Hay Festival 2021

The Birmingham speaker series at the Hay Festival

The Hay Festival of Literature and the Arts will take place online from Thursday 27 May to Sunday 6 June 2021.

The Festival brings together life-changing writers, fabulous stars of stage and screen, pioneers of science and technology, and future world leaders, for a party of ideas and stories.

The University of Birmingham’s College of Arts and Law will be hosting a series of talks, showcasing some of our top academics and the breadth of arts and humanities subjects studied by our students.

 Professor Alice Roberts will also be speaking at the Festival - for details on all our speakers and how to register for their talks see below!

Monday 31 May, 1pm - Signing Shakespeare

Abigail Rokison-WoodallOver the past two years, the ‘Signing Shakespeare’ project (born out of the collaboration between UoB and the RSC) has worked with D/deaf theatre practitioners and teachers of the D/deaf to tackle the problem of access to Shakespeare for young D/deaf students. There are at least 45,631 deaf children in the UK, only 41.1% of whom pass 5 GCSEs.  Many D/deaf children struggle with Shakespeare as the methods of teaching are not easily accessible to them and do not focus on the areas which they find most challenging.  29% of deaf children use some form of sign language; however, there are very few sign language-based resources for studying Shakespeare.  The project has undertaken a pilot study on Macbeth with three schools for the D/deaf, producing active lesson plans based on RSC rehearsal-room pedagogy, and making films of key scenes in British Sign Language. 

Abigail Rokison-Woodall (project lead), is joined by Tracy Irish (RSC), Angie Wootten (UoB) and Charlotte Arrowsmith (actor) to discuss the projects aims and methods and showcase the films.

Register for this talk


Thursday 3 June, 1pm - Translation as Activism: A Conversation Between Rebecca Ruth Gould and Kayvan Tahmasebian

Heather Gould and Kayvan TahmasebianTranslators choose the texts for which they advocate, making every translation intrinsically an activist act. Yet every translator understands their activism differently.

Tahmasebian and Gould will speak, as co-editors of The Routledge Handbook of Translation and Activism (2020) and co-authors of a forthcoming book on translation and activism, on different forms of activist translation. Both books reflect on translation and activism from across the Middle East, Africa, Latin America, East Asia, the US and Europe. 

As they consider translators’ roles in bringing about social change, Gould and Tahmasebian will discuss the editorial and collaborative process that shapes their work and co-authorship. They will also introduce resources for budding translators who wish to pursue translation’s activist dimensions, and for activists interested in engaging with translation.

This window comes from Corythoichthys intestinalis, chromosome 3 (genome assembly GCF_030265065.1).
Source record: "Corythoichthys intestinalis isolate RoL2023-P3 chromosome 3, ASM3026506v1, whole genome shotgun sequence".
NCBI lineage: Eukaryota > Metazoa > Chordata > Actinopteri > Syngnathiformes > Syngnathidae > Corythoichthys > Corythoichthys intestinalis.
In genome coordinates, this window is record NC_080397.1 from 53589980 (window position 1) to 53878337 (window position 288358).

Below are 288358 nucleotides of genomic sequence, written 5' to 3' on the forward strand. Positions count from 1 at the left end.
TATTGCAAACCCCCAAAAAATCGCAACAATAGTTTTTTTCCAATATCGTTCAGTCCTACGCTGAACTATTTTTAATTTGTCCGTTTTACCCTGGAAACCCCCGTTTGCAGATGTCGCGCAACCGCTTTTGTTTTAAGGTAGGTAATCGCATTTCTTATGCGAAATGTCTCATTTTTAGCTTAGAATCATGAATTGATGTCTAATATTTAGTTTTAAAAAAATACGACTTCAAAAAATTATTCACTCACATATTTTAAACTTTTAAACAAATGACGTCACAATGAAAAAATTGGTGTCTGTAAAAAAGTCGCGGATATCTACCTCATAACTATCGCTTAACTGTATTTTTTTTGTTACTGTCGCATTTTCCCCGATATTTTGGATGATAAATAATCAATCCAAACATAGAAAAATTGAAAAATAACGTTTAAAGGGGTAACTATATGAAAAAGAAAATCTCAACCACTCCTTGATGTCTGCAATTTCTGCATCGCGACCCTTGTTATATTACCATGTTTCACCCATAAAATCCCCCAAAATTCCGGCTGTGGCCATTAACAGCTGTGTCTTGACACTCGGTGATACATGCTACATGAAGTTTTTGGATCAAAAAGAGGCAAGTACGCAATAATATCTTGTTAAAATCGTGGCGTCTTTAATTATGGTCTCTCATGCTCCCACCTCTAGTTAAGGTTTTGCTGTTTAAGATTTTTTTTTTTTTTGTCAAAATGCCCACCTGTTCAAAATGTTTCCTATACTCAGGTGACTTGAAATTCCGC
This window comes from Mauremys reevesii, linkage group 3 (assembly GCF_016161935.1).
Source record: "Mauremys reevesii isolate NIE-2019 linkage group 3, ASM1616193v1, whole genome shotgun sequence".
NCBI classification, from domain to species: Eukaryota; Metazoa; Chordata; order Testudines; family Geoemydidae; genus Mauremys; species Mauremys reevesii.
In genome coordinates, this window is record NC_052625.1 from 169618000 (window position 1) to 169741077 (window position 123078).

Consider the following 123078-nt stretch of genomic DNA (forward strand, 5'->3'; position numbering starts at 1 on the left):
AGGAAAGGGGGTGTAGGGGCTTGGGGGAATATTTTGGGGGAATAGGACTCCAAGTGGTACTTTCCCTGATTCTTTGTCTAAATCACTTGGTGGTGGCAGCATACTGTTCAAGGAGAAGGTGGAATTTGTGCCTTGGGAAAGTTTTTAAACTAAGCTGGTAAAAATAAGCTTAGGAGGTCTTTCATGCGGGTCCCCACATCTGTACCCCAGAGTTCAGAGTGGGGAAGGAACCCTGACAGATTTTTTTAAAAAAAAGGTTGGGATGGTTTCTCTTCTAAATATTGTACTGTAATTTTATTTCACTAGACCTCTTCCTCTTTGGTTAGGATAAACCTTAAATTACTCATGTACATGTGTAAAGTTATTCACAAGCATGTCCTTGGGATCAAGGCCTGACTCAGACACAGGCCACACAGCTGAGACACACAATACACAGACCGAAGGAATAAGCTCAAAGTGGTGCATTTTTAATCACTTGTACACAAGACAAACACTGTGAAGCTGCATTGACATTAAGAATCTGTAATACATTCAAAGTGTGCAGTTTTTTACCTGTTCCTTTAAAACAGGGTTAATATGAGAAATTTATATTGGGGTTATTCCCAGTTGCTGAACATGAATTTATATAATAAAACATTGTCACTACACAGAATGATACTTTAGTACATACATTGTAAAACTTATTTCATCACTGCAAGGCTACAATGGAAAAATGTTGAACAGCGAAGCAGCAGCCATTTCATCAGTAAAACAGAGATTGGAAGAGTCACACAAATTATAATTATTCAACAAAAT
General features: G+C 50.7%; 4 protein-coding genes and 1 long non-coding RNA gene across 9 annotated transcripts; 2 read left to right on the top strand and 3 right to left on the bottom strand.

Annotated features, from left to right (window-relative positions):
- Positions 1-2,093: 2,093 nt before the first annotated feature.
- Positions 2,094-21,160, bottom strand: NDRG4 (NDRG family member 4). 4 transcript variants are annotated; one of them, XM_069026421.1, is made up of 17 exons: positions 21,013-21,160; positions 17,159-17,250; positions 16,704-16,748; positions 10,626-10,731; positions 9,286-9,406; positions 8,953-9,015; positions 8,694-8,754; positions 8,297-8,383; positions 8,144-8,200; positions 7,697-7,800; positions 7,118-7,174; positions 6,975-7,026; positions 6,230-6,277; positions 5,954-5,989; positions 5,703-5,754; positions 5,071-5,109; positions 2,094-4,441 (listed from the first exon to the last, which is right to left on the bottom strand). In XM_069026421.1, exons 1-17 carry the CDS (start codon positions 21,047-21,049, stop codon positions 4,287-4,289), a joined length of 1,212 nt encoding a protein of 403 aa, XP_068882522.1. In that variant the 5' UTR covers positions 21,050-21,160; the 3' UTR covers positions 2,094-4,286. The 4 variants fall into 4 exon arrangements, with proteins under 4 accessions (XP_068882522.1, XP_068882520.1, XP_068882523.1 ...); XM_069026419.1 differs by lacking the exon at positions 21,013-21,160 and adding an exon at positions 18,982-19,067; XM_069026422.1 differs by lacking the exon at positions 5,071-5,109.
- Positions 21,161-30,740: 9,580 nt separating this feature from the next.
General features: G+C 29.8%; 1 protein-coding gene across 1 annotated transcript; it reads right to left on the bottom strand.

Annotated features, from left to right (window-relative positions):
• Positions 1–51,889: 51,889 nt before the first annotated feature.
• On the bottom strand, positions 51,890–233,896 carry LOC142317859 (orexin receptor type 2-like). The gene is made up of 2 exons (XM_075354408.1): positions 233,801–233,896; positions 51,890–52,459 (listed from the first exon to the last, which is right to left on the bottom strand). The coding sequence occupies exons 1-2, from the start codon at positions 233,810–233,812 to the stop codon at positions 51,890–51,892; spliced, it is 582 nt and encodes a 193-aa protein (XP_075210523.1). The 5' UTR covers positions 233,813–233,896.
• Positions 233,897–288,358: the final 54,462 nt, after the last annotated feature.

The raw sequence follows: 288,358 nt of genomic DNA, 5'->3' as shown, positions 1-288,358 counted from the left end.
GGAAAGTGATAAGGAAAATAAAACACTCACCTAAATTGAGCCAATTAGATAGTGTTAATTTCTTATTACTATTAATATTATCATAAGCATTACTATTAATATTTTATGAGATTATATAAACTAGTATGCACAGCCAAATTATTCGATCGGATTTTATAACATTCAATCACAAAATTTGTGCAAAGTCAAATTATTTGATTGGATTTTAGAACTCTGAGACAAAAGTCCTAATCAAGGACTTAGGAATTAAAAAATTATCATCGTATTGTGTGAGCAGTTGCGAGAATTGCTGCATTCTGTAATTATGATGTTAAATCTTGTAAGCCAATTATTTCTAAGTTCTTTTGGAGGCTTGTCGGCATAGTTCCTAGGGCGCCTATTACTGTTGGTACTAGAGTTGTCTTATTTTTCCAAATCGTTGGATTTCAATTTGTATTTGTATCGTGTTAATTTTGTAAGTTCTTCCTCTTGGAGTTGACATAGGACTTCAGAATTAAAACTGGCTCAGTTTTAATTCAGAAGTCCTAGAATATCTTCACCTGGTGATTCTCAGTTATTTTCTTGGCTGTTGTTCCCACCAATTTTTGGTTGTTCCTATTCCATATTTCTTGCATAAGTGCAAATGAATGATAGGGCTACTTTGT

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Sunday 6 June, 1pm - The Imposteress Rabbit Breeder

A photo of Professor Karen HarveyIn October 1726, newspapers began reporting a remarkable event. In the town of Godalming in Surrey, a woman called Mary Toft had started to give birth to rabbits. Several leading doctors - some sent directly by King George I - travelled to examine the woman and she was moved to London to be closer to them. By December, she had been accused of fraud and taken into custody. Mary Toft's unusual deliveries caused a media sensation. Her rabbit births were a test case for doctors trying to further their knowledge about the processes of reproduction and pregnancy. The rabbit births prompted not just public curiosity and scientific investigation, but also a vicious backlash.

Based on extensive new archival research, this book is the first in-depth re-telling of this extraordinary story. Karen Harvey situates the rabbit-births within the troubled community of Godalming and the women who remained close to Mary Toft as the case unfolded, exploring the motivations of the medics who examined her, considering why the case attracted the attention of the King and powerful men in government, and following the case through the criminal justice system.

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Sunday May 30, 4-4.50pm - Ancestors: A Prehistory of Britain in Seven Burials

roberts-aliceThis book is about belonging: about walking in ancient places, in the footsteps of the ancestors. It's about reaching back in time, to find ourselves, and our place in the world.

We often think of Britain springing from nowhere with the arrival of the Romans. But in Ancestors, pre-eminent archaeologist, broadcaster and academic Professor Alice Roberts explores what we can learn about the very earliest Britons - from their burial sites. Although we have very little evidence of what life was like in prehistorical times, here their stories are told through the bones and funerary offerings left behind, preserved in the ground for thousands of years.

Told through seven fascinating burial sites, this groundbreaking prehistory of Britain teaches us more about ourselves and our history: how people came and went; how we came to be on this island.

Register for this talk

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